Kernel Methods for Bioinformatics

Splice sites are locations in DNA at the boundaries of exons (which code for proteins) and introns (which do not). The more accurately splice sites can be located, the easier it becomes to identify the coding regions in DNA. Accurate splice site sensors thus form critical components of computational gene finders. Since ever-larger chunks of DNA are to be analyzed by gene finders the problem of accurate splice site recognition has never been more important. We pose splice site recognition as a classification problem with the classifier learned from a labeled data set consisting of only local information around the potential splice site. Finding the correct position of splice sites without using global information is assumed to be a difficult task. We apply Support Vector Machines - a state-of-the-art previously untried method - to the splice site recognition problem. We analyze the genomes of C. elegans and of humans using specifically designed support vector kernels. One of the kernels is adapted from our work on detecting translation initiation sites in vertebrates and another uses a Fisher-kernel like idea. We find that both approaches perform very well on this task.

Principal Investigator

Alexander Smola
Computer Sciences Laboratory



Facilities Used



James Macnicol
Gunnar Raetsch
Computer Sciences Laboratory

Soeren Sonnenburg
Fraunhofer Institute

RFCD Codes


Significant Achievements, Anticipated Outcomes and Future Work

During the first month of the project we developed more optimization code for the APAC National Facility Compaq platform and we are working on tuning the performance to exploit the potential of the machines available.

Despite the short period of time, we have two publications on work done on the APAC National Facility that have been submitted or will be submitted to machine learning conferences. Further details and full paper versions will be available in due course.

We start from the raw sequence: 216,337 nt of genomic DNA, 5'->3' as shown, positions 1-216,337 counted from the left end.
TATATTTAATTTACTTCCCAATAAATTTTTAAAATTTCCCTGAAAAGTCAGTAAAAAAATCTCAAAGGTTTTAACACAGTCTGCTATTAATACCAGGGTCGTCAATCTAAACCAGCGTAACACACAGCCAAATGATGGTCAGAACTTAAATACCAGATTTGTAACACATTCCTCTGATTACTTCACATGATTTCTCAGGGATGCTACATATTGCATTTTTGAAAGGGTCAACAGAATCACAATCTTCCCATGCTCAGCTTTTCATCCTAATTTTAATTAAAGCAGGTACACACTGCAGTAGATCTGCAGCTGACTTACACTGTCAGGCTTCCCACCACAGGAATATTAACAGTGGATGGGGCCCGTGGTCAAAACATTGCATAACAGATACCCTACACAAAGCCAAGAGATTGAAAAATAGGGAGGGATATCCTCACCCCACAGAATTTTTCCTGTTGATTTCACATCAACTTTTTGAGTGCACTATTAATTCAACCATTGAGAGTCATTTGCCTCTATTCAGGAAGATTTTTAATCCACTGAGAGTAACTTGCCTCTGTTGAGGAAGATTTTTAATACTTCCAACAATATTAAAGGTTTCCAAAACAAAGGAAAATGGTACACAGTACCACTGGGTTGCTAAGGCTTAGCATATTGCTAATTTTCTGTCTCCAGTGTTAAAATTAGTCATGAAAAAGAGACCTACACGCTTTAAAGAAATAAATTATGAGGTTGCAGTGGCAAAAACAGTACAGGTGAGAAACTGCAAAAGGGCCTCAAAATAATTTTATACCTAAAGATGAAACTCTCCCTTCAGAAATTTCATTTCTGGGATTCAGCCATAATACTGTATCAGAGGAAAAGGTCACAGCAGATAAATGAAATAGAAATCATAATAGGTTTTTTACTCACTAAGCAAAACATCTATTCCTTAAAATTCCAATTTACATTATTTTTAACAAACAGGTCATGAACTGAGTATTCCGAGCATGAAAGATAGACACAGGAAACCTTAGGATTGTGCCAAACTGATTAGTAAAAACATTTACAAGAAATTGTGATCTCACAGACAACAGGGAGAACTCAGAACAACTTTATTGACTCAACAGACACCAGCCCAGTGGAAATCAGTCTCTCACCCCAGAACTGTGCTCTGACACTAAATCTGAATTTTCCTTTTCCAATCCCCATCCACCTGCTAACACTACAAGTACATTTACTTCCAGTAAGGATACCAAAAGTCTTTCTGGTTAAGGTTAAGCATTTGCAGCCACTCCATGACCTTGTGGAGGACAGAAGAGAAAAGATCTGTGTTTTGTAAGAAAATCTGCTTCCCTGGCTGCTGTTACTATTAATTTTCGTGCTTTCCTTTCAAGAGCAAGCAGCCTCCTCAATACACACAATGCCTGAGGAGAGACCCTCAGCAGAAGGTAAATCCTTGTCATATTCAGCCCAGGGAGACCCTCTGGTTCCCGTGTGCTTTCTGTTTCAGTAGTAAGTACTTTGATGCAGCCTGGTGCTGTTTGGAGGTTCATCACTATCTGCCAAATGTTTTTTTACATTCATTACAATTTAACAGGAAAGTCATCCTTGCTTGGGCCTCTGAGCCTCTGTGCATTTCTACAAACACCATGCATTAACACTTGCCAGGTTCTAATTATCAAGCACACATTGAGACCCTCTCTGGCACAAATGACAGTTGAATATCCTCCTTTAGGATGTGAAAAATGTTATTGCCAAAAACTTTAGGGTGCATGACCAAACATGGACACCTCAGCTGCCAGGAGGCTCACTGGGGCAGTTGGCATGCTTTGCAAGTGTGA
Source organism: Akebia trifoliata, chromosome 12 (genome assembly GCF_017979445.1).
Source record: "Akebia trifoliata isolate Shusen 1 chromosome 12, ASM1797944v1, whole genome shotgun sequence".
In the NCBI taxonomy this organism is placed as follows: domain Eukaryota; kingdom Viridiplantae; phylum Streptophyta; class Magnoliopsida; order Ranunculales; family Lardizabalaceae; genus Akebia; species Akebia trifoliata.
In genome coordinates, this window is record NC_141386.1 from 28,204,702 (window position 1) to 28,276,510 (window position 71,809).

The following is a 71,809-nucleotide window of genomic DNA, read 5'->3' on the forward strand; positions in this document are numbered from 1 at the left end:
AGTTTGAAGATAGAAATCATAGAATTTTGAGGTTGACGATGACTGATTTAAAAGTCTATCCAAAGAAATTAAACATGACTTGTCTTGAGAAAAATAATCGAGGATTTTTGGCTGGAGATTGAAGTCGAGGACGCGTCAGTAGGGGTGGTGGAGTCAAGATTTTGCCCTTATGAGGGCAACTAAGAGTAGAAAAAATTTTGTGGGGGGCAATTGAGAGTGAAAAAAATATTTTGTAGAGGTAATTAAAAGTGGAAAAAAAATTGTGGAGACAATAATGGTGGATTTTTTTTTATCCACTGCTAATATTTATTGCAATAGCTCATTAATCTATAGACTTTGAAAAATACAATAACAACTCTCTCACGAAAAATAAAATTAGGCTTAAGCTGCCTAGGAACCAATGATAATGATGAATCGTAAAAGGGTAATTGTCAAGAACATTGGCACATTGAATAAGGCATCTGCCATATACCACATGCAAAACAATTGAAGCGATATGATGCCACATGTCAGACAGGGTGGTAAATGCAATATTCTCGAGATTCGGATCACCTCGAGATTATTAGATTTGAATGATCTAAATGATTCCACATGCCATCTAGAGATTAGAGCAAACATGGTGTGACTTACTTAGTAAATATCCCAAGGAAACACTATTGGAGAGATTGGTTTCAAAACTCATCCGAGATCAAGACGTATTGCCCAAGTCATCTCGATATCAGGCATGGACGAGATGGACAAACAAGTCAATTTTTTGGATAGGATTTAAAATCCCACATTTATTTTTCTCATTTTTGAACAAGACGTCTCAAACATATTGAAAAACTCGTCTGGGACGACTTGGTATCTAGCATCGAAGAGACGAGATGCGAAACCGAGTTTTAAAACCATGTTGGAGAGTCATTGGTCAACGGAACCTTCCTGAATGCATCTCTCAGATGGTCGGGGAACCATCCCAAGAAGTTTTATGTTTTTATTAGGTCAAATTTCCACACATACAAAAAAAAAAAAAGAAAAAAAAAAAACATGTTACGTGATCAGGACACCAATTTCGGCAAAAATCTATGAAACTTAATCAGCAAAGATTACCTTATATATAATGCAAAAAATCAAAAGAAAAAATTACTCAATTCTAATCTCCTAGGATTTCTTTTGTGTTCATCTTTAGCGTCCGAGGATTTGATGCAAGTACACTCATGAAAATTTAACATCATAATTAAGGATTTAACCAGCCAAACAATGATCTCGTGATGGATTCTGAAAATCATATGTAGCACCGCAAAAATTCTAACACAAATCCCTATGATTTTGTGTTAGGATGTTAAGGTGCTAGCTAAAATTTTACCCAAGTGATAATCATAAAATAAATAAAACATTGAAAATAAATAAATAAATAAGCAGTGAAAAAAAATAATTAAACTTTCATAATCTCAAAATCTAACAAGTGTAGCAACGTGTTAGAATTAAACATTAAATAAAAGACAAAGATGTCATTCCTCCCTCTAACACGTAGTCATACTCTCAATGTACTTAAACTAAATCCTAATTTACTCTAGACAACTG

Computational Techniques Used

The algorithm to be implemented consists of two stages. The first involves the training of a Hidden Markov Model (HMM), which means that we will have to test approximately 500 different settings in order to accommodate for two genomes, deal with acceptor and donor sites, optimize over various HMM architectures, etc. Training of each of the models (we have approximately 100,000 training samples but better results can be obtained for larger datasets) can take several days on an AMD 1.4GHz platform (the latter has roughly 70% of the performance of a single Alpha 1GHz CPU). Optimization can be parallelized on up to 4 CPUs (with shared memory architecture). We estimate the usage of 500 x 3 x 24 = 36,000 CPU hours.

In the second stage we use an interior point algorithm for the SV optimization problem (the specific version is a so-called u-SVM, as described in [1]) with a Sherman-Morrison-Woodbury decomposition to deal with large dense matrices. Each interior point algorithm requires roughly 40 large matrix multiplications of M x N matrices where M ~ 10^6 and N ~ 10^4 which leads to approximately 4 x 10^(15) = 40 x M x N^2 operations, or in other words, an estimated 850 CPU hours, assuming 1.2GFlops sustained performance per CPU. Including overhead, 1,000 CPU hours per training run is a reasonable estimate. For model selection we will need to train 10-15 models per genome, which leads to another 30,000 CPU hours.

Communication between the nodes will be mainly by using MPI to scatter and gather results. One node will play the role of a master-node summing up the partial terms of an N x M matrix multiplication with an M x N matrix (M > N).

[1] Scholkopf B, Smola AJ, Williamson RC, Bartlett PL, New support vector algorithms, Neural Computation 12(5):1207-1245, 2000.